Oscar Huachillo, a former operator of New York City health clinics, pleaded guilty last week to cheating Medicare out of at least $31 million between 2009 and 2013, the FBI announced.
Huachillo's clinics supposedly provided medication injection and infusion therapy for HIV/AIDS patients. But the clinics were fraud mills that either didn't render claimed services or administered costly, diluted drugs to people who didn't need them. The drugs Huachillo's clinics dispensed are typically used to treat cancer and anemia patients, the FBI noted.
To drum up business, Huachillo and his accomplices paid clients illegal cash kickbacks of up to $300 per week to visit the clinics. And--compounding the scheme--patients could collect a $50 bonus for every new patient they referred.
Huachillo's utilization was off the charts: He collected tens of thousands of dollars in Medicare reimbursement per beneficiary, according to the FBI. Naturally that boosted his taxable income; but then Huachillo dodged more than $3.4 million in taxes owed by deliberately underreporting illegal proceeds from the scheme, according to the announcement.
Overall, "Huachillo treated our American healthcare system as a vehicle to fuel his greed and line his own pockets," said FBI Assistant Director-in-Charge George Venizelos in the announcement.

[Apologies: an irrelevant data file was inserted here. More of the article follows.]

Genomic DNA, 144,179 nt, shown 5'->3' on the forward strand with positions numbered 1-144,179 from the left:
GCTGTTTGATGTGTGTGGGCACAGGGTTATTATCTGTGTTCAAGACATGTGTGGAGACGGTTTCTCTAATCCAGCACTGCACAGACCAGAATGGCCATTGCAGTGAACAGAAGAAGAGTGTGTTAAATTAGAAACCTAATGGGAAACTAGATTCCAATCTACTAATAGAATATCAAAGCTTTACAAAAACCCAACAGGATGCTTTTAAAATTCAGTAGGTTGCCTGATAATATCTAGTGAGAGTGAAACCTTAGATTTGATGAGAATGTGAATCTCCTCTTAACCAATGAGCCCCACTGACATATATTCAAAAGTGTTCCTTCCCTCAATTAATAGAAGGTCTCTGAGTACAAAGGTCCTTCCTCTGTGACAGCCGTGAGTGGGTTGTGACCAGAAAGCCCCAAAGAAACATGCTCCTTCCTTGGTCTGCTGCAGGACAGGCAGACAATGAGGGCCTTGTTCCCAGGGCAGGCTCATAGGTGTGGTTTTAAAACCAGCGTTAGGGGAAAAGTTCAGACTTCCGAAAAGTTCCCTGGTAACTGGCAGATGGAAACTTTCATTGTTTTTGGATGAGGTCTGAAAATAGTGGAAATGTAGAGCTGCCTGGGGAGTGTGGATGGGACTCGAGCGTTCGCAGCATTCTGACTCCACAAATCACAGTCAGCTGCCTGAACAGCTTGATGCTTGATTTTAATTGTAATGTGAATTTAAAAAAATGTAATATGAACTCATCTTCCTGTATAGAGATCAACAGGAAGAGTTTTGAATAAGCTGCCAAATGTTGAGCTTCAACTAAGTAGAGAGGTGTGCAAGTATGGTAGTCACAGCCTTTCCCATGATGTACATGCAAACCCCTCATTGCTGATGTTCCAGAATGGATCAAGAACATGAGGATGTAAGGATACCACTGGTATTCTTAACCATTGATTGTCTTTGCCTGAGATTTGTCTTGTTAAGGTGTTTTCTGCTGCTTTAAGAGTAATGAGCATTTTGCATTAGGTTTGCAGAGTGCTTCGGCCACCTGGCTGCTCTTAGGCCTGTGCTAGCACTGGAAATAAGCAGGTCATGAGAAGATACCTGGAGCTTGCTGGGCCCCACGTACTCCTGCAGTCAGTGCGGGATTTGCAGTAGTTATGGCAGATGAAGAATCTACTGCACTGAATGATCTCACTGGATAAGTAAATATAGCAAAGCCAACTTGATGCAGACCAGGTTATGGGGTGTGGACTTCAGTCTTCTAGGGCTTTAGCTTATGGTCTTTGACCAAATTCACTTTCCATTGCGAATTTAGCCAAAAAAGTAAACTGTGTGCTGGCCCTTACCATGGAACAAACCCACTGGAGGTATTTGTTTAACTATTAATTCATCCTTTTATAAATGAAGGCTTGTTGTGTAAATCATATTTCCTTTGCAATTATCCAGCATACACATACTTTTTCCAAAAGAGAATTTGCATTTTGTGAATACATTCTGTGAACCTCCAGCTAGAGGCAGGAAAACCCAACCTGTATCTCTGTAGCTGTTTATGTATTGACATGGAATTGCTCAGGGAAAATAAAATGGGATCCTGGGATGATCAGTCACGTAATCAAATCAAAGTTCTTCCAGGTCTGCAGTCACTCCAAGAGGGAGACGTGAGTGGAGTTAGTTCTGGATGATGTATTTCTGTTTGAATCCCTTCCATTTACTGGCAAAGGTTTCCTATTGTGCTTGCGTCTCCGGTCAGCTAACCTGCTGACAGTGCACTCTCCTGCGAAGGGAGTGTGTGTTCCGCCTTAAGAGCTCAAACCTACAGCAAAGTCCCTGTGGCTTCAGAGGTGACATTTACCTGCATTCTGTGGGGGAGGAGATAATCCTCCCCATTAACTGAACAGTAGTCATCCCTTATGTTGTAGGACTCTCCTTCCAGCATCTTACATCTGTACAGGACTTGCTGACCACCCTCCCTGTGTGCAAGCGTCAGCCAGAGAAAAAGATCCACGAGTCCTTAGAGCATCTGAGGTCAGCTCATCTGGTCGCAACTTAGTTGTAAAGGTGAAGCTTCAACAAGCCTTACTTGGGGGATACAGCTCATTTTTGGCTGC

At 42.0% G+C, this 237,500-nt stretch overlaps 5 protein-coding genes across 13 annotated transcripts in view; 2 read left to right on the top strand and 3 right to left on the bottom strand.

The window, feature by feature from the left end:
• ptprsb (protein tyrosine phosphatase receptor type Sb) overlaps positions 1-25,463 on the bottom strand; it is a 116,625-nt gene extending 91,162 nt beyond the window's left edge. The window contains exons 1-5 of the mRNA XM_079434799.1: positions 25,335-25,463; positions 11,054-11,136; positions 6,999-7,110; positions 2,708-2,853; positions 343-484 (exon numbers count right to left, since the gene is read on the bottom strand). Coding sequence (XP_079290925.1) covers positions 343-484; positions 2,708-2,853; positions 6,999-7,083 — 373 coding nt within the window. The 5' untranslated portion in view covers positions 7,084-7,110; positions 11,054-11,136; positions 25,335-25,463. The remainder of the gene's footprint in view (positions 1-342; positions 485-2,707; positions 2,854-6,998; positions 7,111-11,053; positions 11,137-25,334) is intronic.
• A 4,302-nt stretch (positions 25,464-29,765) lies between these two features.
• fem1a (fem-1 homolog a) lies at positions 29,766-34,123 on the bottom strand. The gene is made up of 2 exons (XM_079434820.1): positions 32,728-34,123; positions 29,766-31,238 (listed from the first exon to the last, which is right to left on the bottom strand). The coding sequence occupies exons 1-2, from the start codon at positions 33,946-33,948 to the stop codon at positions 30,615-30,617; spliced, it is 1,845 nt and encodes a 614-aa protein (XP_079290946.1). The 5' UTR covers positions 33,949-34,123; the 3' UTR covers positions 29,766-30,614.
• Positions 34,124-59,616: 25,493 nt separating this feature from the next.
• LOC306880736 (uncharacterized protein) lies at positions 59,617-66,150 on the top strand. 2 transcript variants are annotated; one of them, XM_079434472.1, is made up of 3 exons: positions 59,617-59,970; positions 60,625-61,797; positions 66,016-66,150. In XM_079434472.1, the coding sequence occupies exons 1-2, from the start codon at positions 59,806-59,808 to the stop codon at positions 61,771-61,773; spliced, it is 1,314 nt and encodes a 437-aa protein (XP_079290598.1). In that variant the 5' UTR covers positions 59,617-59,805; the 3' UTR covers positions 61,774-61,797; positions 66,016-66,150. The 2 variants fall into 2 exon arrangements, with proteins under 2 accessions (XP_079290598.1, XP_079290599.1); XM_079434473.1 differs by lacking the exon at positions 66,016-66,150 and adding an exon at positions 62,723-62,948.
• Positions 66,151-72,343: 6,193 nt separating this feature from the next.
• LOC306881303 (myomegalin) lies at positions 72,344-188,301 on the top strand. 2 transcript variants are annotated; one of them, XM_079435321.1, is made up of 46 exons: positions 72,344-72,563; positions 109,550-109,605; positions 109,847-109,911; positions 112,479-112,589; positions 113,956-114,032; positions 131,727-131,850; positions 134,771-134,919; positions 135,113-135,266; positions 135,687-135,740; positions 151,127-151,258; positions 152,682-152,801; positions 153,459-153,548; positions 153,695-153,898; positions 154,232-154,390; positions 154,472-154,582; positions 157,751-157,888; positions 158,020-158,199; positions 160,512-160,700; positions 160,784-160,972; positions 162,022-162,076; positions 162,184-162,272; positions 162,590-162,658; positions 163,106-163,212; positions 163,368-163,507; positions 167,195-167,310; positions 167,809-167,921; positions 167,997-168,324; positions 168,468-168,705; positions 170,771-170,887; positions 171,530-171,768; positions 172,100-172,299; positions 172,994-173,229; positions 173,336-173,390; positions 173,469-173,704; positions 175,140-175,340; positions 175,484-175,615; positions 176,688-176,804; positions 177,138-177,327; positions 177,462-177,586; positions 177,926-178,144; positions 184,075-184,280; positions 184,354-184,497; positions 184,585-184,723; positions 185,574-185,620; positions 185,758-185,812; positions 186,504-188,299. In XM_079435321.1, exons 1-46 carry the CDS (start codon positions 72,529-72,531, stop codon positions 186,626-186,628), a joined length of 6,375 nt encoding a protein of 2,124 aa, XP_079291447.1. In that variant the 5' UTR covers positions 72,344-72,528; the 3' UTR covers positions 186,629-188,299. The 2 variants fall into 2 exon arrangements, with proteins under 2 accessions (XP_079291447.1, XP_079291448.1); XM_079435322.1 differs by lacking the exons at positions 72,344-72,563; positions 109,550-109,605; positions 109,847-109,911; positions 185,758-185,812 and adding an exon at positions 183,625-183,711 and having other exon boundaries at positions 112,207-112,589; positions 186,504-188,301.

Huachillo faces a maximum of 10 years in prison for conspiracy to commit healthcare fraud and another five years for tax evasion.
Cases like his give three good reasons for anti-fraud professionals to suit up for work in the morning:
1: Protect the people.
Huachillo's case shows how some fraud schemes use patients as a means to an end. I'm not justifying the kickbacks beneficiaries took, but the fact remains that people whose health was already threatened received poor quality care at his hands. That's frightening.
Did beneficiaries visit Huachillo's clinics instead of seeing legitimate healthcare providers? Did patients know they received the wrong drug regimen for their diagnoses? And what side effects did those treatments have? Huachillo's case raises questions about how healthcare clinics are regulated to safeguard public health.
Gov. Andrew Cuomo (D-N.Y.) said each HIV case costs New York nearly $400,000 in lifetime healthcare expenses, POZ Magazine reported. So the last thing we need is questionable care marking up the hefty price tag of an epidemic to enrich criminals.
As fraud fighters, remember: Customers need you.
2: Protect the program.
The Office of Inspector General frequently reminds us that Medicare's complexity and scope make it a fraud target. Consider the shocking amount of taxpayer money lost in Huachillo's case: Roughly $31 million paid to one unchecked criminal in four years. Though most healthcare providers are honest, the corrupt few do tremendous damage, and we don't catch them all.
As fraud fighters, remember: Medicare needs you.
3: Know fraud fighting has wide ripples.
It's not surprising that those who defraud Medicare may cheat on their taxes and bilk other insurance programs. "Fraudsters will play with whomever will pay," as OIG's Jennifer Trussell said. So the benefits of taking aberrant Medicare providers off the field reach into a larger tapestry.
As fraud fighters, remember: You don't work in a vacuum. What you do has broad application and meaning. - Jane (@HealthPayer)